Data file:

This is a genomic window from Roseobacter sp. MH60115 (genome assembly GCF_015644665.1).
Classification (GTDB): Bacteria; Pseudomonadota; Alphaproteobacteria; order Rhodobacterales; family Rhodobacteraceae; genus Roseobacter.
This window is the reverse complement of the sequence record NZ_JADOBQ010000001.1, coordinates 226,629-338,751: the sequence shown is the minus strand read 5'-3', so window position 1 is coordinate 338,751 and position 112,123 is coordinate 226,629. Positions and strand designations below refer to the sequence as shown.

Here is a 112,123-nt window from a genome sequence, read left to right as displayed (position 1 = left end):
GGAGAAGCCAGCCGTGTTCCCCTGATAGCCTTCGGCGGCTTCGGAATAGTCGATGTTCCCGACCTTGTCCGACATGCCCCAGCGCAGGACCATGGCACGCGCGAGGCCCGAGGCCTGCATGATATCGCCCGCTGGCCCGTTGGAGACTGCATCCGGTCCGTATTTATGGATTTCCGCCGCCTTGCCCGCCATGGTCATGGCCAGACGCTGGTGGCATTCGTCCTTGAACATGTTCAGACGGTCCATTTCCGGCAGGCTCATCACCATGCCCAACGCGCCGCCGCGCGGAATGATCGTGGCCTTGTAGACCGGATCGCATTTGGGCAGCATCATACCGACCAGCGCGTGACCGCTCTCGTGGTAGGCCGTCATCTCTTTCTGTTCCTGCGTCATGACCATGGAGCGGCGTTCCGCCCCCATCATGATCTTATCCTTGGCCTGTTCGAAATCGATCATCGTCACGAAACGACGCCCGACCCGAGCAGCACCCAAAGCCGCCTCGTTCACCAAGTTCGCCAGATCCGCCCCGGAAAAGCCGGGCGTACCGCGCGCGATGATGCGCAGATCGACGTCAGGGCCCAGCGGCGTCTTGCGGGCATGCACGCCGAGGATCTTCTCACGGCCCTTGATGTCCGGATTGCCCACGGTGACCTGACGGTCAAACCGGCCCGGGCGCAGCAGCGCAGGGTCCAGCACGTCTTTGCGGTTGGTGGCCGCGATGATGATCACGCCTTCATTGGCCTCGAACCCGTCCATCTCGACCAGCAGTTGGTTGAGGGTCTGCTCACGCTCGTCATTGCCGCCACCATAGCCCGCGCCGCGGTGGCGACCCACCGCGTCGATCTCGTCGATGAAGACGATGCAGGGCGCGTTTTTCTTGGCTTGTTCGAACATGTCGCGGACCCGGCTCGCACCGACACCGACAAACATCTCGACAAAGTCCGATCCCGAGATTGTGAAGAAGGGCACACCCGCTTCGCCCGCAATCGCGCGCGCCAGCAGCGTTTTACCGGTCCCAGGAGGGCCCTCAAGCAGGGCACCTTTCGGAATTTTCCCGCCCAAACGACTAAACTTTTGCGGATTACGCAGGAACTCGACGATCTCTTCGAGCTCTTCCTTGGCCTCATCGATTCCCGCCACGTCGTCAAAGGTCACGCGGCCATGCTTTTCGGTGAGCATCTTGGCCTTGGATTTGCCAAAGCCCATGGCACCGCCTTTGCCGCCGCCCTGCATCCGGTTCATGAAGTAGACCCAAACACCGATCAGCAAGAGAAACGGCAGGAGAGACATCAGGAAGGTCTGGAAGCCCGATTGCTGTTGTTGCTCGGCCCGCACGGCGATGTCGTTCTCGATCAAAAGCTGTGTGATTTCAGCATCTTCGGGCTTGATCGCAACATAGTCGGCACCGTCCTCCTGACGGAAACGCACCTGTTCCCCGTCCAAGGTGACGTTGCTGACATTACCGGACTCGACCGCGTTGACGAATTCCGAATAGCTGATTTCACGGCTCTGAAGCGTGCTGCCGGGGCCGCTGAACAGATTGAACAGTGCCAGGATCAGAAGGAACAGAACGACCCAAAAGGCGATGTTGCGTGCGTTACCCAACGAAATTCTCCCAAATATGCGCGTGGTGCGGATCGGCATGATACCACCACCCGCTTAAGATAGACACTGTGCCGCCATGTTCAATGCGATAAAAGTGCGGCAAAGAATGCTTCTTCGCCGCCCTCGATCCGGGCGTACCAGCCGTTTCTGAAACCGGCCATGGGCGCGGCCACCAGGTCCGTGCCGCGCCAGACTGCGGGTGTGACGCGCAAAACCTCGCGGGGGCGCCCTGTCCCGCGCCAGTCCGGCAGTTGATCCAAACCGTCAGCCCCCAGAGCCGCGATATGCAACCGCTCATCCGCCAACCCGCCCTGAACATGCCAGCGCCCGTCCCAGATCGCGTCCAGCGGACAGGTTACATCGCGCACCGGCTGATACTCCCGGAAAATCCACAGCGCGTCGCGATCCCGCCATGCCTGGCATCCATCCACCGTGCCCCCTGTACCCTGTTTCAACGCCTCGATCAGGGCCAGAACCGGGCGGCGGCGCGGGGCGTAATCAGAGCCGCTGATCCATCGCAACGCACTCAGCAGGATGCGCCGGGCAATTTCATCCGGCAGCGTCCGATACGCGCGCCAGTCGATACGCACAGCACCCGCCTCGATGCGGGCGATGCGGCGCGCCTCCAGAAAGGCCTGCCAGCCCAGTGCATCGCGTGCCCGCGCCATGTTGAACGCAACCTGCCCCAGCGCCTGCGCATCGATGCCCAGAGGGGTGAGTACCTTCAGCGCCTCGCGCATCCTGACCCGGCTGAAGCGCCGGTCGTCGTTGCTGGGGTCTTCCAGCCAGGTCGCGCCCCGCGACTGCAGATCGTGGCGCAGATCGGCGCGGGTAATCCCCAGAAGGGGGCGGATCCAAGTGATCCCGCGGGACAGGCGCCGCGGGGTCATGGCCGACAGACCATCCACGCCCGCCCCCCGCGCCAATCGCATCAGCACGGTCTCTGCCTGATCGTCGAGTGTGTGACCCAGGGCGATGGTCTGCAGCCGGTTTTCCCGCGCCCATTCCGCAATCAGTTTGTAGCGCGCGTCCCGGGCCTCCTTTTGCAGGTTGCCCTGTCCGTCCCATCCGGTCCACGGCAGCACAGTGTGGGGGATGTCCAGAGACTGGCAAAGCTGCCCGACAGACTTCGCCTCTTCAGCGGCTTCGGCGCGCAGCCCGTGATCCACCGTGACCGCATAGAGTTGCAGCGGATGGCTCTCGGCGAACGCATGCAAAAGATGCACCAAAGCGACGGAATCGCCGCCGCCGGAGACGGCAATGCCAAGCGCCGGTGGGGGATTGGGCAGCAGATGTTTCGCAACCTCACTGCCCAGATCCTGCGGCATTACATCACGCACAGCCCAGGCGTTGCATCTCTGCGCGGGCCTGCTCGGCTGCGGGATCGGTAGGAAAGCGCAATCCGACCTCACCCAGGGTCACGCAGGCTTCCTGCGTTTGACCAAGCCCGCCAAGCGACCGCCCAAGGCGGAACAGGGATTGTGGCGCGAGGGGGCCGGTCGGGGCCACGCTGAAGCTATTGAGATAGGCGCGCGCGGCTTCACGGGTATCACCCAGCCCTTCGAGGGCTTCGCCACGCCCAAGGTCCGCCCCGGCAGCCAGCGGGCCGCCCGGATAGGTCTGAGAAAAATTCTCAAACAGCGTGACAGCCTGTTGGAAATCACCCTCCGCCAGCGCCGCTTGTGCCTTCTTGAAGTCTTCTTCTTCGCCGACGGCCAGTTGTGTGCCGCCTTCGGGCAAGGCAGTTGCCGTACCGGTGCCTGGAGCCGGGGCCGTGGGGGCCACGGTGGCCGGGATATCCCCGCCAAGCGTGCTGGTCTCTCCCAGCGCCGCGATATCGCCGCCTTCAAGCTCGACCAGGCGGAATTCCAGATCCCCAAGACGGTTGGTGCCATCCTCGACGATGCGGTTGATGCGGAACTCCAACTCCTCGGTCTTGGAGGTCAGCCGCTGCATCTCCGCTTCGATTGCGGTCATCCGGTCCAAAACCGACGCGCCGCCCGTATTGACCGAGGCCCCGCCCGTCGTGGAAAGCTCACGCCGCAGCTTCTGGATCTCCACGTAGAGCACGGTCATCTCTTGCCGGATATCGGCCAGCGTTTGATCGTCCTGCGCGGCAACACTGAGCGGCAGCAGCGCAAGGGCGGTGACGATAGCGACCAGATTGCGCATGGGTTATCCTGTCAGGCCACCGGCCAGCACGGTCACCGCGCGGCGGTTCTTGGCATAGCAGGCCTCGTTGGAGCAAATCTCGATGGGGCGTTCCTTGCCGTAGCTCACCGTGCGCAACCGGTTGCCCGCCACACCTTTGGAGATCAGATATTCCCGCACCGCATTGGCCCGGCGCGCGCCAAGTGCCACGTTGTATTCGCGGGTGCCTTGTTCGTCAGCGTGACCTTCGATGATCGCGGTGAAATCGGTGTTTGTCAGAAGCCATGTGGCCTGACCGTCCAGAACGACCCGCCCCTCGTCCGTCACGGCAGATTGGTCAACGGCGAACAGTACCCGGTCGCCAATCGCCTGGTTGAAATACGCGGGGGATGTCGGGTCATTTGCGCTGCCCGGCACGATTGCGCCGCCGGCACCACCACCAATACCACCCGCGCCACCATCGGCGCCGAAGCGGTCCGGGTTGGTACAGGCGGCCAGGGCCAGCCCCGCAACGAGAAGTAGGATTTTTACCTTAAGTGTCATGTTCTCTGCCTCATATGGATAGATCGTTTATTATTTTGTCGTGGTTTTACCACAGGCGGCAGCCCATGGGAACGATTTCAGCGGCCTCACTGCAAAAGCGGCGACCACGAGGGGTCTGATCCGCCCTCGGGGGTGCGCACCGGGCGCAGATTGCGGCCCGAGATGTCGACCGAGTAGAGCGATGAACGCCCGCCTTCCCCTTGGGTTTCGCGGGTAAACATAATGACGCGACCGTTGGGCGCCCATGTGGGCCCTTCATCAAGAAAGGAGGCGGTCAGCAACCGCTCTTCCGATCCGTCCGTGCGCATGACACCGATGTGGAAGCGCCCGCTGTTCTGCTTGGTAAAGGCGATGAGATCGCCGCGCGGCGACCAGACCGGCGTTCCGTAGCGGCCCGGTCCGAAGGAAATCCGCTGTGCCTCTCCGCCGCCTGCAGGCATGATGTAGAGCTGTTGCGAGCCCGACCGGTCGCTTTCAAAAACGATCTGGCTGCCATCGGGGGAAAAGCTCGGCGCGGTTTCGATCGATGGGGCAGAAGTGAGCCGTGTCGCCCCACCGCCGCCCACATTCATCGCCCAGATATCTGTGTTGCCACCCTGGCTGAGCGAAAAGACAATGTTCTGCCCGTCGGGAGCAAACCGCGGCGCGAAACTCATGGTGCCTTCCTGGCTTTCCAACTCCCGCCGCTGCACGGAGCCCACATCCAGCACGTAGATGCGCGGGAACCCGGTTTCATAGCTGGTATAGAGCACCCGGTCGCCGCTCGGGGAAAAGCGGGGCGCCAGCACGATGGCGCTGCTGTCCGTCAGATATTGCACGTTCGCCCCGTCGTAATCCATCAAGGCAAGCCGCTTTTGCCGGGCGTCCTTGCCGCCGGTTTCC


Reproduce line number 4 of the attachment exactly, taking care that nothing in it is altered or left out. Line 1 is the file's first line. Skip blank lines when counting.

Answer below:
Here is a 112,123-nt window from a genome sequence, read left to right as displayed (position 1 = left end):